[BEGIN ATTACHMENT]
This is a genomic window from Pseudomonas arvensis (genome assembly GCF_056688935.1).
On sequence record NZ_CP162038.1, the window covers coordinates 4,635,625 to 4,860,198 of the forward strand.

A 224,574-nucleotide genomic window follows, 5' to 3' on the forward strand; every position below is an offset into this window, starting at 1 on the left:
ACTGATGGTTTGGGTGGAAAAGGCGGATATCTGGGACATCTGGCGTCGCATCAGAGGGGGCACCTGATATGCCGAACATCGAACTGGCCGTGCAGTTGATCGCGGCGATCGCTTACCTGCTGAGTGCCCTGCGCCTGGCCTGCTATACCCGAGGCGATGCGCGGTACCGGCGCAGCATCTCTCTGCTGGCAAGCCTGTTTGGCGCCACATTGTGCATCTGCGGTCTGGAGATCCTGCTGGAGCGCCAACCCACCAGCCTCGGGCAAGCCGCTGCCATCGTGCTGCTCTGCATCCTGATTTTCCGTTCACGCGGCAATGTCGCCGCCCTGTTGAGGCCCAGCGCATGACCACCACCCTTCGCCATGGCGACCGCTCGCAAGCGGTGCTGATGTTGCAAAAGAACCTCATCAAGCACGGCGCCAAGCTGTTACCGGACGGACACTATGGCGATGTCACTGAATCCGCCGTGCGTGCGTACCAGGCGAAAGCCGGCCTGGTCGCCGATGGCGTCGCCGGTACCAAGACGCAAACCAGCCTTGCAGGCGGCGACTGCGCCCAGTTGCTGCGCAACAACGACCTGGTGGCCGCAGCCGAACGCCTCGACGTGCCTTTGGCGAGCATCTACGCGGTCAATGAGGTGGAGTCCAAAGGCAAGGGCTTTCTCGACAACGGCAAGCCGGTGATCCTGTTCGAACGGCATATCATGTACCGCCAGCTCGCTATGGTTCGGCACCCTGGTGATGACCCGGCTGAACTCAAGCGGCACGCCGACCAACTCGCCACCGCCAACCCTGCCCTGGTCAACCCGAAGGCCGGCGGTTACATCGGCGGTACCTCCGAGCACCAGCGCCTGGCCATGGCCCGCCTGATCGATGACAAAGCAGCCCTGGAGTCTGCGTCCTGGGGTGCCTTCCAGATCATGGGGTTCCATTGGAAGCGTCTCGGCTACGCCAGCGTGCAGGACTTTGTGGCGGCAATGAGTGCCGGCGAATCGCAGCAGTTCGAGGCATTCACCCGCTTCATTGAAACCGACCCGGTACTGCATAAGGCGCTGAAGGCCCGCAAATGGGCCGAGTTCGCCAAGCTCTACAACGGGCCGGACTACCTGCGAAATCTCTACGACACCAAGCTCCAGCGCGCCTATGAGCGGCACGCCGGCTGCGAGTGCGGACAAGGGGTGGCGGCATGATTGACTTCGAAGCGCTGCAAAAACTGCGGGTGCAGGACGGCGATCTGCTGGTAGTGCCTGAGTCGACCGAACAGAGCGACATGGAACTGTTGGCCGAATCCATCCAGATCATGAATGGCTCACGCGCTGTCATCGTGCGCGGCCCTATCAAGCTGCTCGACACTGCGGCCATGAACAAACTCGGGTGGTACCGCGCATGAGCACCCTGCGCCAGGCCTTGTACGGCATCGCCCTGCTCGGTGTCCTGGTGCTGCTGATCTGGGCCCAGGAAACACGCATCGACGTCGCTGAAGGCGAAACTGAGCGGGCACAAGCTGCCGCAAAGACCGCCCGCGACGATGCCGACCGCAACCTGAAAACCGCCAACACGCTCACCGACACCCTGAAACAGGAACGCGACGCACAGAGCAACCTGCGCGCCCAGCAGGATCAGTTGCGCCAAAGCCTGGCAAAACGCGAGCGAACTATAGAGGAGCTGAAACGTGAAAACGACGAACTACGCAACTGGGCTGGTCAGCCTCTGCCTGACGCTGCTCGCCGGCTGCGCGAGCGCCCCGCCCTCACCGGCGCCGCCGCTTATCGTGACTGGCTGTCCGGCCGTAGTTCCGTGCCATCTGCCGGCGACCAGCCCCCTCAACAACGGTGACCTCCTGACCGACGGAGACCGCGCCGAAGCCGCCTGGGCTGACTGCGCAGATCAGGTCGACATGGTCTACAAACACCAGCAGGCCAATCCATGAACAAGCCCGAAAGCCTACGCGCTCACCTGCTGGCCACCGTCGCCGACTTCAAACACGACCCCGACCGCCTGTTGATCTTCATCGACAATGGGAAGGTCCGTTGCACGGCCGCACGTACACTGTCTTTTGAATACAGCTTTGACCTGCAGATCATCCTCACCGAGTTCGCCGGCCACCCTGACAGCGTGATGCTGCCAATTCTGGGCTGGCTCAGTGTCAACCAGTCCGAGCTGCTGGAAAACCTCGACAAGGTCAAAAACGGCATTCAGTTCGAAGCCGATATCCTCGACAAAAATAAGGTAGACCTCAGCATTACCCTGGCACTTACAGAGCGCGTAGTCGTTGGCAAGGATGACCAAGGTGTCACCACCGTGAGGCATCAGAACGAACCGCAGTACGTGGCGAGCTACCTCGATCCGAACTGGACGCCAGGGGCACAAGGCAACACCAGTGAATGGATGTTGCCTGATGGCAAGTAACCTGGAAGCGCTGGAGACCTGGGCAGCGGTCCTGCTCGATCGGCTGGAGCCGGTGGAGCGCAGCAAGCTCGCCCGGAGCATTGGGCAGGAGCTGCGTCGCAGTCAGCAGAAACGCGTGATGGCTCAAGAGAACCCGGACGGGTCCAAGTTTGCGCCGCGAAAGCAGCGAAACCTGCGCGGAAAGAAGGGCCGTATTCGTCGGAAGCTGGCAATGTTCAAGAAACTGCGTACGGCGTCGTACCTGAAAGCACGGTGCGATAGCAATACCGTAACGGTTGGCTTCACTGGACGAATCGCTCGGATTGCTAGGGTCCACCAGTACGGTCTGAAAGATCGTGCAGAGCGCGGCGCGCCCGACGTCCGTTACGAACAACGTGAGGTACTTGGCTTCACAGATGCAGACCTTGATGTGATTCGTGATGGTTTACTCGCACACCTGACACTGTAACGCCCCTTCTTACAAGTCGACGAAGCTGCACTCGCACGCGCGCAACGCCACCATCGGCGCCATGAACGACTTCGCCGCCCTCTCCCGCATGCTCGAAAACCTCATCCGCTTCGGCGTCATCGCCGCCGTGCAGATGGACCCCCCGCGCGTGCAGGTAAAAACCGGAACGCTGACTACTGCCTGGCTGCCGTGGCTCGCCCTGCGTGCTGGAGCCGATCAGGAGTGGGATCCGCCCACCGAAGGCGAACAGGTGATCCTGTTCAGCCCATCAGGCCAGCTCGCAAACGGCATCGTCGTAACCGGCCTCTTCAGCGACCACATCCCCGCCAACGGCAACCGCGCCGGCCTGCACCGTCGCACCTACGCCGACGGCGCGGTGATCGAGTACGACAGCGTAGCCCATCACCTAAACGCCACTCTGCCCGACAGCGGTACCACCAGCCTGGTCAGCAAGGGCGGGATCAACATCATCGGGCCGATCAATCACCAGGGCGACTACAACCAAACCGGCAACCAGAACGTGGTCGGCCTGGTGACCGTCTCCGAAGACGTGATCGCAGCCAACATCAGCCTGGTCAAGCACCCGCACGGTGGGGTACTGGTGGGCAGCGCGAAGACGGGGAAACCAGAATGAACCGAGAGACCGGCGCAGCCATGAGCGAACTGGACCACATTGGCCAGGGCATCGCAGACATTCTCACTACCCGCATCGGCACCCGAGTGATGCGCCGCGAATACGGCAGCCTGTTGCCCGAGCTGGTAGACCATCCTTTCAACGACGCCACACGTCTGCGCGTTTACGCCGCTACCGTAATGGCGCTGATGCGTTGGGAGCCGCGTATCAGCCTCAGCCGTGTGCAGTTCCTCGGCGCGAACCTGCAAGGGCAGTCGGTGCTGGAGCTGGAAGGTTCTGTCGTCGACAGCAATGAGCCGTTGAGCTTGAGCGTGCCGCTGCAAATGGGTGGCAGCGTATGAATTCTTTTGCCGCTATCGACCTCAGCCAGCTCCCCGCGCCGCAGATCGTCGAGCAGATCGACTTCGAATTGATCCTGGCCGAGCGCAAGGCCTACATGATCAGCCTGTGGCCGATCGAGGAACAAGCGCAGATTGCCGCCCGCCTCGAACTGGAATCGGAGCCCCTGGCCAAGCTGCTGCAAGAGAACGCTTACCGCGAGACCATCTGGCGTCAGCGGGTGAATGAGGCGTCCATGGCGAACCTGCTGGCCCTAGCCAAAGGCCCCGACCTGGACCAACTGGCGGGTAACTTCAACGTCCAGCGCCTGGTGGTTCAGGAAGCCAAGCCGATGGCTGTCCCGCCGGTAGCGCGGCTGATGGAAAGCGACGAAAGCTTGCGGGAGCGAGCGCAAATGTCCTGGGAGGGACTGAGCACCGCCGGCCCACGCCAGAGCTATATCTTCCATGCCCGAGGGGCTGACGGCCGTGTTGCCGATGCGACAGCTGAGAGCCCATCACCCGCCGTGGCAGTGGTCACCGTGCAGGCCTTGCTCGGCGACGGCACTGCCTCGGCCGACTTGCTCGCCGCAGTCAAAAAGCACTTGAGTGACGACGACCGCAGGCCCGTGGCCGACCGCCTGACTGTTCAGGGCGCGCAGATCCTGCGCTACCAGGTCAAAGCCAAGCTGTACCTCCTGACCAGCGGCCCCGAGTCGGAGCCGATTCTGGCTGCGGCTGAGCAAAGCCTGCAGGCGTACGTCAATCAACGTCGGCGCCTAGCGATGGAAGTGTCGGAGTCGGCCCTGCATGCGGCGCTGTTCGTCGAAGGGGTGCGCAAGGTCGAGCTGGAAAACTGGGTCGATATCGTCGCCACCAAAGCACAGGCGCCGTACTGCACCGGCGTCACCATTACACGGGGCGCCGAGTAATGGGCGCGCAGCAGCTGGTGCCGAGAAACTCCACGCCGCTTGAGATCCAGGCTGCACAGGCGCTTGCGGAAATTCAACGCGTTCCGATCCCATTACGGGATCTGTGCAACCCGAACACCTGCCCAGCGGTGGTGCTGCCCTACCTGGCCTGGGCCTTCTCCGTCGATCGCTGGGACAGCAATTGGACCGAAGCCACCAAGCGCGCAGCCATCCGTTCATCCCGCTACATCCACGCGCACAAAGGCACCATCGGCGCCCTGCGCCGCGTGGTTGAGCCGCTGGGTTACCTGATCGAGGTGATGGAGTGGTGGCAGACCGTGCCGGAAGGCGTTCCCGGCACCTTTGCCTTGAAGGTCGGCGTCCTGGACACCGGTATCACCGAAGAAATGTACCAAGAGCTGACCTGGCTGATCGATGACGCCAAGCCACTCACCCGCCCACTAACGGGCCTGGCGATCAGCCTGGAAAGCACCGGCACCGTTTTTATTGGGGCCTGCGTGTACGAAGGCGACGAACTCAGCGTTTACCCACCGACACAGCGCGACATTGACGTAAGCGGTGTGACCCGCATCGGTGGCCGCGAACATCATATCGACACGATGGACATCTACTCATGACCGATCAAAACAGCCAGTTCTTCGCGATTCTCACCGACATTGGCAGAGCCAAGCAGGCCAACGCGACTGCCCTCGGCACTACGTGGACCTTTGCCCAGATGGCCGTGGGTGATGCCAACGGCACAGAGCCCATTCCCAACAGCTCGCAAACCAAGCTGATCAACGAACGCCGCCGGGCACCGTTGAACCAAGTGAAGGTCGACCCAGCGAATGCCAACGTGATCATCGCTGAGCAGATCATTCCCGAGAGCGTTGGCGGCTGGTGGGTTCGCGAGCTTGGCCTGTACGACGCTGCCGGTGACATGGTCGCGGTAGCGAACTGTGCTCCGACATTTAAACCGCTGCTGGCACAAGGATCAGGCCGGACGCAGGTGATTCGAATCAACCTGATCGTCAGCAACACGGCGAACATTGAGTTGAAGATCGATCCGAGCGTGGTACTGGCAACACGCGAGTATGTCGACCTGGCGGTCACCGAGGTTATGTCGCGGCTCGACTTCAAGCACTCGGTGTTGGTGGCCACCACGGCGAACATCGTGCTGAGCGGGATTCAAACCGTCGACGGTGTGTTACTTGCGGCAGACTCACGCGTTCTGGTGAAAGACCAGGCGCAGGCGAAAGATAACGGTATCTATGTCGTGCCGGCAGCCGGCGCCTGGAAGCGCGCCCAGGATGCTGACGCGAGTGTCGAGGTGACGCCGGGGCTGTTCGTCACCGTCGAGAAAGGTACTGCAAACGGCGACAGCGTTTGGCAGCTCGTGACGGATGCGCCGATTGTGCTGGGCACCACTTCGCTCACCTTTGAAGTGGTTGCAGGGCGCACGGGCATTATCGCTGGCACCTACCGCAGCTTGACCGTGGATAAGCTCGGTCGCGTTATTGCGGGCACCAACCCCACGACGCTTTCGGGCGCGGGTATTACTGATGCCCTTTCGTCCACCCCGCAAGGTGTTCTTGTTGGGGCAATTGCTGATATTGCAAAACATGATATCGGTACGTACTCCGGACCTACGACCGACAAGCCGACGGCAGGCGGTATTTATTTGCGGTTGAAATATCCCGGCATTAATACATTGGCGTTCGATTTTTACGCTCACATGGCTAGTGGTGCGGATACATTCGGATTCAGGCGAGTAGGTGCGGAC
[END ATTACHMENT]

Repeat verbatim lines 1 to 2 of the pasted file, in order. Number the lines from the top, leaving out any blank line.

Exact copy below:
This is a genomic window from Pseudomonas arvensis (genome assembly GCF_056688935.1).
On sequence record NZ_CP162038.1, the window covers coordinates 4,635,625 to 4,860,198 of the forward strand.